Wednesday, December 14, 2011

Words from Fr Ed (From December 18th, 2011 Bulletin)

“Behold, I am the handmaid of the Lord. 
May it be done to me according to your word.”

As we live this last week of Advent, let us ask that this Christmas bring a new receptivity to Jesus’ presence in our lives. Our Advent and Christmas liturgies are not meant to be mere external reminders of an historical event. They are meant to be a real entrance into God’s active covenant with His people. This again is not a reality out there, in all the members of the Church outside of myself, it is a personal participation in the Incarnation of God made flesh. May our final preparation for Christmas make room for the Christ Child within us, in our relationships and in the way we use the great gift of time.

Del Verbo Divino
The Virgin,
weighed with the Word of God
Comes down the road;
If only you'll shelter her.
- St. John of the Cross

Receptivity is one of the most important attributes of Christian growth. If we are full of ourselves, complacent in our spiritual state, there is not much room for God. Since God is perfect love, in relation with Him, we naturally realize our deficiencies. Love, it is said, conforms itself to its Beloved. If we love God, then we will want to be like Him. Are we receptive to this during the week before Christmas? Can we slow down enough to love? Our Lady gives us the supreme example of receptivity. She was ready, open and welcoming to the Word of God, Jesus the Christ.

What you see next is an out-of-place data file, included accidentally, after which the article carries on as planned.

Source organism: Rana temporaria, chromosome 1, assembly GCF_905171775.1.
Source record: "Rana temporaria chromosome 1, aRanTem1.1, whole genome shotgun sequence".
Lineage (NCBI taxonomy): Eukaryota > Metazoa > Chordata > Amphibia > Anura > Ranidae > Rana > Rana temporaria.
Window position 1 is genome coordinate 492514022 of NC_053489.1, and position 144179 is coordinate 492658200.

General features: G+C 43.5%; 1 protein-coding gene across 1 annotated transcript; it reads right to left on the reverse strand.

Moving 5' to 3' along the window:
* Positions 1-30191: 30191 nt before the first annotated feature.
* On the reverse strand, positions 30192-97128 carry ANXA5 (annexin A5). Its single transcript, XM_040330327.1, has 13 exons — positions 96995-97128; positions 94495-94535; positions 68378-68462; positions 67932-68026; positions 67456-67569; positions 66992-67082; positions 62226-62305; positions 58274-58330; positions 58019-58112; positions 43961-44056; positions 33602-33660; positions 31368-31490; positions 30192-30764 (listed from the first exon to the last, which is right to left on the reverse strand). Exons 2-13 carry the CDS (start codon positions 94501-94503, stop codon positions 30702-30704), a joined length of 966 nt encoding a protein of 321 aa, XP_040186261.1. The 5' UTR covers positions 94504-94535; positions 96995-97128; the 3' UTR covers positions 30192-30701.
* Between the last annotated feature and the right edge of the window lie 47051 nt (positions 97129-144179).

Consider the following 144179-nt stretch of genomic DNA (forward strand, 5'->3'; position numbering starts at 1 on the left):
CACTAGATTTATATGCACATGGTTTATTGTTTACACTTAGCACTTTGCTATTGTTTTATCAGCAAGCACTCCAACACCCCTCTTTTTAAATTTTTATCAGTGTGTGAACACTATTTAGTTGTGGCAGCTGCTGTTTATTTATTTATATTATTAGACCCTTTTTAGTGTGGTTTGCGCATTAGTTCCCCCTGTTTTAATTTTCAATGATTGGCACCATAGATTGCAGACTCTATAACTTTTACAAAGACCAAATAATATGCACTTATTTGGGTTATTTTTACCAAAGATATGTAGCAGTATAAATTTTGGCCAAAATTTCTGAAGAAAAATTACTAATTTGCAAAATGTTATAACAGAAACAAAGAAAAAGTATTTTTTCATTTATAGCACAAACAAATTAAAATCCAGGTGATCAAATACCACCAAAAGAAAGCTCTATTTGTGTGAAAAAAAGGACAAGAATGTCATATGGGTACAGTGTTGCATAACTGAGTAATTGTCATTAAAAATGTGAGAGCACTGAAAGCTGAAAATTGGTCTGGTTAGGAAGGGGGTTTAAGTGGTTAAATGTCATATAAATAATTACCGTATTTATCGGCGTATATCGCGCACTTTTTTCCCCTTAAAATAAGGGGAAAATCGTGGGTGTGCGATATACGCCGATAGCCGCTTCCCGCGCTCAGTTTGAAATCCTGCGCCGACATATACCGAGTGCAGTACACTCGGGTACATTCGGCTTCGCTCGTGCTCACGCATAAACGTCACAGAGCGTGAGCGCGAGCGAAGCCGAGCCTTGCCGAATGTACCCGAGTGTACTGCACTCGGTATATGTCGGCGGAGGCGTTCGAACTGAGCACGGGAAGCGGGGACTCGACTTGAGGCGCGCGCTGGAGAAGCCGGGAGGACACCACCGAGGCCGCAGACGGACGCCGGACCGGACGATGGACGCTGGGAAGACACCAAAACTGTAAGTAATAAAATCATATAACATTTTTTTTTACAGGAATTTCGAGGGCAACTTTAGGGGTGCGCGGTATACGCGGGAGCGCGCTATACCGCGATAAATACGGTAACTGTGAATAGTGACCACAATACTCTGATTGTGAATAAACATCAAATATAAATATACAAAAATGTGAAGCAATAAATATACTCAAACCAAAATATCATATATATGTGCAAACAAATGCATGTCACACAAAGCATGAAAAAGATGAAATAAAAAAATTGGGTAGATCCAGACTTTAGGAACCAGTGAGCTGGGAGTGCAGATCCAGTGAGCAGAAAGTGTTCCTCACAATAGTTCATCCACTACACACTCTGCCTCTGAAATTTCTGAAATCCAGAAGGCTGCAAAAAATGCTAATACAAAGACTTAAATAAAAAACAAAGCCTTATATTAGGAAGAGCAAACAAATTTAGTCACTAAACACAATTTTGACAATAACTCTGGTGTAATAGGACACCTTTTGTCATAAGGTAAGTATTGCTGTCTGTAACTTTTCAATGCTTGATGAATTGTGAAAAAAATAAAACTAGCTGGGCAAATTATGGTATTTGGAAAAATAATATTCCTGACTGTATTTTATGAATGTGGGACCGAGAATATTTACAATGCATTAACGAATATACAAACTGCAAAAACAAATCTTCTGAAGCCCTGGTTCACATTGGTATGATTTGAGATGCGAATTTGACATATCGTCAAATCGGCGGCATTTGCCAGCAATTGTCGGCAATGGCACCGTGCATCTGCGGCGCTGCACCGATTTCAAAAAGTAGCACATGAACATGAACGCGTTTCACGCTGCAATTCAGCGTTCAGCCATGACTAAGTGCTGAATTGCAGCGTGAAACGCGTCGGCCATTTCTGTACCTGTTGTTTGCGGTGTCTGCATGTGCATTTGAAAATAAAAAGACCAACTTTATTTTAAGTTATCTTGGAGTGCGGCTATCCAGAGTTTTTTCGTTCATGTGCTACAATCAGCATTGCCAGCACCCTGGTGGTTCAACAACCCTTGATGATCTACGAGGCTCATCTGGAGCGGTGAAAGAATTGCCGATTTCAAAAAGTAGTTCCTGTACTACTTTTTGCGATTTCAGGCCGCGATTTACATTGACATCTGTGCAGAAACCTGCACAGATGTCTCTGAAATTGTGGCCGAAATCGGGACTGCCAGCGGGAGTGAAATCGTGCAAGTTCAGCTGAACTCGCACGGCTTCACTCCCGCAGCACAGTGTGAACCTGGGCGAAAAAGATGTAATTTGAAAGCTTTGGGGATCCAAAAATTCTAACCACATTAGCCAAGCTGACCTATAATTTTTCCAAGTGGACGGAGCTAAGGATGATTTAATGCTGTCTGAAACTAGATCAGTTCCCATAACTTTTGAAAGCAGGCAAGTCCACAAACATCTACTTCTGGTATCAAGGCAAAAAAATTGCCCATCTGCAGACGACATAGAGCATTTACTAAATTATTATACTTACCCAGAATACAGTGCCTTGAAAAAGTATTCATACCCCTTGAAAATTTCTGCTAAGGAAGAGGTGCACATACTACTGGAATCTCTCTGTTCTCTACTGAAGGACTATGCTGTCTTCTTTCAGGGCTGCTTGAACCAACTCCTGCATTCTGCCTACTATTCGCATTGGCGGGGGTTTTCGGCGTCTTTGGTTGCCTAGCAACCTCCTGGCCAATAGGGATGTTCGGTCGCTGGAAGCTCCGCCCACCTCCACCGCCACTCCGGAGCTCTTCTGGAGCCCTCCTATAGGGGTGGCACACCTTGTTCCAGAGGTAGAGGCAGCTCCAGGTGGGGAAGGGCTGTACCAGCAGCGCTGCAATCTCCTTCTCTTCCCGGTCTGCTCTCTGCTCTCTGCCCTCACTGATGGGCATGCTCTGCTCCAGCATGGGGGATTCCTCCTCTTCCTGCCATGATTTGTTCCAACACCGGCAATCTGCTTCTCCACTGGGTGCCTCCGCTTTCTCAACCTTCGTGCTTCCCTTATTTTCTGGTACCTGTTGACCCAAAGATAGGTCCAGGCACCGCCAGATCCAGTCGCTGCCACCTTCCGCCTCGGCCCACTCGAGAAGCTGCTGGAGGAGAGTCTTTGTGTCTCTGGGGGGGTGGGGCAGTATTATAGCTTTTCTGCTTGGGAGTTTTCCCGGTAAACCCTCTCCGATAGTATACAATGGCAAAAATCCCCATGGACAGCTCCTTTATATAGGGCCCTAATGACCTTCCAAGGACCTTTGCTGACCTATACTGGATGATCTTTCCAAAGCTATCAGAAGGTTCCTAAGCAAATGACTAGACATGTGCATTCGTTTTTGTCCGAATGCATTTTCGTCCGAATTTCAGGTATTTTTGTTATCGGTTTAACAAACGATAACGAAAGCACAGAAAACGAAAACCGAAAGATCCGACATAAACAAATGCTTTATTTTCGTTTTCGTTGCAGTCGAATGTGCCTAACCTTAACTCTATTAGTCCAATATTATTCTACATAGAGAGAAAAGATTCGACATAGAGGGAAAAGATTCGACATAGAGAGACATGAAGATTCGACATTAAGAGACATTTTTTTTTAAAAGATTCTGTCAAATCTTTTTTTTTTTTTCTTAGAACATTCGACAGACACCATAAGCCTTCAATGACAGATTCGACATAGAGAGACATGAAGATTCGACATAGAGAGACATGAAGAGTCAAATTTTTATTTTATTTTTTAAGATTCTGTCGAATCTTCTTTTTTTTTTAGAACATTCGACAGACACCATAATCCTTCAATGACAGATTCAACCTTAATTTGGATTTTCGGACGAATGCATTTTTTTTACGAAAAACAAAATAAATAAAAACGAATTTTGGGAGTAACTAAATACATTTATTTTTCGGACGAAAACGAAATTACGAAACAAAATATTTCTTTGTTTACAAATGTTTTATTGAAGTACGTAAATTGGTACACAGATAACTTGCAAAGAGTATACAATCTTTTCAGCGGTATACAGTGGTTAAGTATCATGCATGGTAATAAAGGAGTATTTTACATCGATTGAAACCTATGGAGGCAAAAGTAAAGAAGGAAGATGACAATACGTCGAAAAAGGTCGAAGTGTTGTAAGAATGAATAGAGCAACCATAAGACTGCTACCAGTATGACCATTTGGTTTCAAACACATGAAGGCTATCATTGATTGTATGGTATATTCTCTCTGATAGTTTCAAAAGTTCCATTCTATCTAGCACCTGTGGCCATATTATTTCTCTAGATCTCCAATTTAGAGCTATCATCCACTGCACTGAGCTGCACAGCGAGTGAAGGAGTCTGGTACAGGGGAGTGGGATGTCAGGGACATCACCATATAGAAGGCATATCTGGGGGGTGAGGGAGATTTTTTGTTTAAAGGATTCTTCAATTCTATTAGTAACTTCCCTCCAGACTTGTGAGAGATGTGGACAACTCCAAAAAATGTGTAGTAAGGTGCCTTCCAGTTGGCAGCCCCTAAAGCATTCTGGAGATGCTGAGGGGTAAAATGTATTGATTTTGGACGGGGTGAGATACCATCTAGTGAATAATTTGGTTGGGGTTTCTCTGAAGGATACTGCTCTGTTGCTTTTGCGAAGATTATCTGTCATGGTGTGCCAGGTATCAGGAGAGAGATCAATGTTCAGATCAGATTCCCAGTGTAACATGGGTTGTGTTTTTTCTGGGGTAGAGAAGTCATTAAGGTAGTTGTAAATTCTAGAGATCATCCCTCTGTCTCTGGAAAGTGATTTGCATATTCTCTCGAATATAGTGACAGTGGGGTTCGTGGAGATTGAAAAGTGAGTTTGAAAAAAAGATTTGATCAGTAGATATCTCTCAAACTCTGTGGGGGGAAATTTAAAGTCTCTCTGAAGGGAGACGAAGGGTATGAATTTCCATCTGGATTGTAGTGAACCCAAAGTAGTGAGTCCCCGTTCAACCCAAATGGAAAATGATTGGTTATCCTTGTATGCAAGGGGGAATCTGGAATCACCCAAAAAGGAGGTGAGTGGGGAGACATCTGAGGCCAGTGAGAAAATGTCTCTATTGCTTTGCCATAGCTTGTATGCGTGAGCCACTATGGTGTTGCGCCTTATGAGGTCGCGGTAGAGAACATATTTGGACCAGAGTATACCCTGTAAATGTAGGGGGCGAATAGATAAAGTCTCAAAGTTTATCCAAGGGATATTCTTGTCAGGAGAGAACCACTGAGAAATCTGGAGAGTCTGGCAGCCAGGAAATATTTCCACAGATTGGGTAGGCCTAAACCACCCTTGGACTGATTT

Annunciation: The Words of the Angel   
You are no closer to God than any of us;
We all live far and wide.
But it’s wonderful how your hands
Have been sanctified.
They don’t find a match in other women’s,
So brilliant from beneath their sleeves:
I am the day, I am the dew,
But you are tree.

I am rather tired now, my journey was long,
Forgive that I forgot
That he, who sat in gilded garb
Like a ray of light,
Sends news to you, you quiet one
(this room here startled me).
Look: I am the beginning one,
But you are tree.

I spread my wings apart
And became oddly broad;
Now your little house is flooded
With my coat.

And still, you are so all alone
As neer before, me you hardly see;
Because I am just breath in woods,
But you are tree.

Perhaps it will come about soon
And you will grasp it as if in a dream.
Blessings to you, my soul perceives
You are ready and ripe to receive.
You are a great and lofty gate
And about to open up.
You are my song’s most beloved ear.
I feel there disappears and seeps
Into you my word.

That’s how I came and completed
Your dream among a thousand and one.
And with blinding eyes God looked at me…

But you are tree.

- Rainer Maria Rilke (from Magnificat Missalette)

No comments: